….going to shed, bark, run, eat, need to see the vet… and the list continues!
I have had the great pleasure of meeting many different breeds in my career (I am referencing dogs mostly as I see fewer purebred cats and most get lumped as a domestic short, medium, or long-haired cat). I have also had the pleasure of sharing my life and home with a number of different breeds. I have also seen the disastrous ending to a relationship when the breed of dog was not considered or researched.
Thinking of adding a puppy or dog….Research the Breed
There are so many breeds available to choose from. We humans have manipulated our canine companions into extremes of small or large, furry or hairless, flat faced or long-nosed, friendly or fierce. I certainly have breeds I would love to invite into my life and plenty that I will pass on. Yet all these breeds were created for someone’s purpose or desires!
I have Brody, my lovable aging Lab, whose sole motivation in life is eating! Left to his own devices he would have every one of cupboards empty and be on the canine version of my “800 Pound Life”. Labs as a breed LOVE food! Then there is Ripp, our newest very active addition. Guess what he wants to herd….the goat…the chickens…sheep…cows and he has the energy to do it 24 hours a day! Some things are just in that dog’s DNA!
Yet so many times I have seen a family fall in love with an adorable puppy or a sweet faced rescue with no idea of its genetic history. Just like us people there is a bell-shaped curve and there will be extremes on either end (ie the lazy Collie). Yet, I have seen the case where the family adds a Border Collie to the family, yet works from the home 12 hours a day and can’t understand why the dog has developed anxiety and hyperactivity. That adorable little terrier was bred to work. Many are tenacious active little creatures that need time, attention, and exercise.
We are all drawn to certain breeds for our own reasons… a childhood memory, positive experiences in the past, a certain purpose in our life. But there are definitely some less desirable reasons to want a certain breed. I have made the mistake of buying a pair of shoes based on their adorable appearance and coordination to my outfit, only to find them to be the most uncomfortable shoes in the world, deeming me completely unsound and pained. Those shoes, as adorable as they may have been, quickly got tossed to the back of the closet, forgotten and discarded. And so when we make a decision about adding a puppy based on appearance, only to find they “don’t fit”, what happens to that living creature when it gets tossed aside?
What one loves the next may hate! I love Newfoundlands, their goofy immaturity, super furry faces that I can bury my hands into, and slobber…glorious slimy, stick-to-the-ceiling slobber. But they are not for everyone I know. So don’t get a Newfoundland if you only want to spend $50 a year at the vet and are a neat freak that hates pet hair and slime.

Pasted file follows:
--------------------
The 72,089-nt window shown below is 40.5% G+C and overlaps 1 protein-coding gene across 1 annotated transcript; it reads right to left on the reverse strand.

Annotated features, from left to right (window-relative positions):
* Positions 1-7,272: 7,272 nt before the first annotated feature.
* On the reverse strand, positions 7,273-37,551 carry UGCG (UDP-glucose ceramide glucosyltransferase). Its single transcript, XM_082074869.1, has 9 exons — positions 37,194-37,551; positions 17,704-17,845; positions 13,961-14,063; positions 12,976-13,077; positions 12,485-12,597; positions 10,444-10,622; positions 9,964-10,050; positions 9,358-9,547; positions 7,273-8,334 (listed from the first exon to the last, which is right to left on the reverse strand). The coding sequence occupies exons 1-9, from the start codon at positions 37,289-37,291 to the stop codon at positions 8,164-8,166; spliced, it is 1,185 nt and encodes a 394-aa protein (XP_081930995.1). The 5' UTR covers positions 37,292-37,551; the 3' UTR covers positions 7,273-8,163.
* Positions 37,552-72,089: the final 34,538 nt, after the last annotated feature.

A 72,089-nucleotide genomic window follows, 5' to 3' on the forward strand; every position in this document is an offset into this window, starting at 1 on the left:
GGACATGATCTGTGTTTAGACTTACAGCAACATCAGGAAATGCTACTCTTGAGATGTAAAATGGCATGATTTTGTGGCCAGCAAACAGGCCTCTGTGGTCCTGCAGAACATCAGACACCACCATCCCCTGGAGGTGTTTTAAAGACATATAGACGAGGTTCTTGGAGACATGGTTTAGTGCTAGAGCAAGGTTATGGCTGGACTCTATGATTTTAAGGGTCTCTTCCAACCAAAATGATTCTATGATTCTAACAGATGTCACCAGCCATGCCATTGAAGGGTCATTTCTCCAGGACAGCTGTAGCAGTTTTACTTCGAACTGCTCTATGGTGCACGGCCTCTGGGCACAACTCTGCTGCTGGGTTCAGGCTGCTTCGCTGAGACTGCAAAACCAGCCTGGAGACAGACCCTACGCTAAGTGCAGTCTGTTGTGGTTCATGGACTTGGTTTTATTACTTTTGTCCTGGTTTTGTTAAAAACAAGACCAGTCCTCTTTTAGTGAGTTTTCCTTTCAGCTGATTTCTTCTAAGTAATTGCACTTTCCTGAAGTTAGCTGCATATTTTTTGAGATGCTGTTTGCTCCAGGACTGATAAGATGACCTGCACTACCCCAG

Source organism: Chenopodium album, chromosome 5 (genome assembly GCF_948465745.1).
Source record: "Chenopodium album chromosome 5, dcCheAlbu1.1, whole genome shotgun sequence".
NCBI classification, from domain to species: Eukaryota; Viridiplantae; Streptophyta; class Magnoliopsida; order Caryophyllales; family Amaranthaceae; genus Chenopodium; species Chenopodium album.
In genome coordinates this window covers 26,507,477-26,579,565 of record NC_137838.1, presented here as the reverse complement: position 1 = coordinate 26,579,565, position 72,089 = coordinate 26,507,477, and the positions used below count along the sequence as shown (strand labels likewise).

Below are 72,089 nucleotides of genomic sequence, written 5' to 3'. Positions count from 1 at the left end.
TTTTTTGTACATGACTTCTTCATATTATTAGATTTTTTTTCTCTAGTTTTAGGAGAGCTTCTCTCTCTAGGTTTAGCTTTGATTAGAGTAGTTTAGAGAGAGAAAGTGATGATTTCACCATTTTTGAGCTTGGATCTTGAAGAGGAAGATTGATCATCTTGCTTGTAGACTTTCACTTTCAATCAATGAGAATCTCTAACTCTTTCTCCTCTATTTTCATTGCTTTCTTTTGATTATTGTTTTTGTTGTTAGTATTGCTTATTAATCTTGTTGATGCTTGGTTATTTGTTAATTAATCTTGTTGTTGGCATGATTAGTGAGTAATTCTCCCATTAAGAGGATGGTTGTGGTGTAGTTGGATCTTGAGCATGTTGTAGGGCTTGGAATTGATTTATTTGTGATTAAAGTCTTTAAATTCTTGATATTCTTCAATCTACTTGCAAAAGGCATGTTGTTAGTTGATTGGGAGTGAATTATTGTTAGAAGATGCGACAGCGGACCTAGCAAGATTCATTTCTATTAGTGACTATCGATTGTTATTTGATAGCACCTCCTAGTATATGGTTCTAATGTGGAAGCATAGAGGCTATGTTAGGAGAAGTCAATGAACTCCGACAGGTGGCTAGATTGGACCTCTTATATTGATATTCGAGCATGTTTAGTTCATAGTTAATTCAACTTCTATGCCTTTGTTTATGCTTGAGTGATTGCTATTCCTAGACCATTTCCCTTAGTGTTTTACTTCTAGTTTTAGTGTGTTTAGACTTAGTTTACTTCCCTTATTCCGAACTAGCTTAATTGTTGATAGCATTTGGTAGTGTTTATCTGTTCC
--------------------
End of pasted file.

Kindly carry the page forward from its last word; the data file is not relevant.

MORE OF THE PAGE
So as a vet here are my recommendations when researching a breed:
- What is your lifestyle today and in the future? Your pet may live 10-15 years so if you plan to move to a townhouse in 5 years when you retire that may effect your choices.
- Do you want a family dog? If you don’t have kids now consider if you might. Many breeds are great with kids, but some may need extra socialization and experience to be OK with kiddos.
- Hair…so many dogs are picked based on hair. I have even had people tell me there distinctly X breed couldn’t possible be because they were promised a low maintenance, non-shedding breed. Every dog sheds unless they are hairless (that is an option). You may or may not want to base your preference on how much you like hair (but don’t be fooled thinking you won’t have any hair in your life) and how much you want to deal with hair…grooming it, cleaning it…brushing it!
- Looks matter but remember it is just like dating…looks aren’t everything! Ya, some dogs look awesome…Belgian Mallinois… Cane Corso…Great Dane…but they certainly aren’t a breed for every lifestyle.
- Little is cute but little can bring problems…teacup and designer are often beyond adorable but being so small can bring its own health challenges.
- Designer breeds….this could be a blog post on its own. I meet so many great mixed breed dogs but realize they aren’t a breed so there can be inconsistencies between even litter mates let alone all the various -poos and -oodles. My own mixed breed sometimes seems confused if she should be this breed or that breed. Mixed breeds are great but they may still have tendencies based on their parental breeds.
I love dogs because we have so much variety and choice…how human of us to design creatures to fit our own needs and whims. But with that ability brings a responsibility to breed healthy, emotional and physiologically fit individuals. As owners of these dogs it is our responsibility to be responsible in meeting their unique needs and concerns. As a veterinarian, I ask that if you choose a certain breed please educate yourself regarding the possible health concerns that may arise in your pet’s life.
So what are your favorite breeds? I have so many I adore that I may not have enough years in my life to have them all but I get to enjoy them in my work so that is second best.
Here is a fun quiz to look into what breed may suite you? Dog Breed Selector Quiz